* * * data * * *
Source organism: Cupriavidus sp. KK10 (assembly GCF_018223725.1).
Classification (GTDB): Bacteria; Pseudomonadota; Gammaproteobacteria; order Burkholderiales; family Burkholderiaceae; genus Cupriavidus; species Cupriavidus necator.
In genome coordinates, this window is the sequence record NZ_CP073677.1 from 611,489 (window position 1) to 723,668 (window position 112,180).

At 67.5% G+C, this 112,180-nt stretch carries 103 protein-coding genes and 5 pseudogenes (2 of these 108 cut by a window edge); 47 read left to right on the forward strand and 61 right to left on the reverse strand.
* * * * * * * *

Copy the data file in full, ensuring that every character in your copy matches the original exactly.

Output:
Source organism: Cupriavidus sp. KK10 (assembly GCF_018223725.1).
Classification (GTDB): Bacteria; Pseudomonadota; Gammaproteobacteria; order Burkholderiales; family Burkholderiaceae; genus Cupriavidus; species Cupriavidus necator.
In genome coordinates, this window is the sequence record NZ_CP073677.1 from 611,489 (window position 1) to 723,668 (window position 112,180).

At 67.5% G+C, this 112,180-nt stretch carries 103 protein-coding genes and 5 pseudogenes (2 of these 108 cut by a window edge); 47 read left to right on the forward strand and 61 right to left on the reverse strand.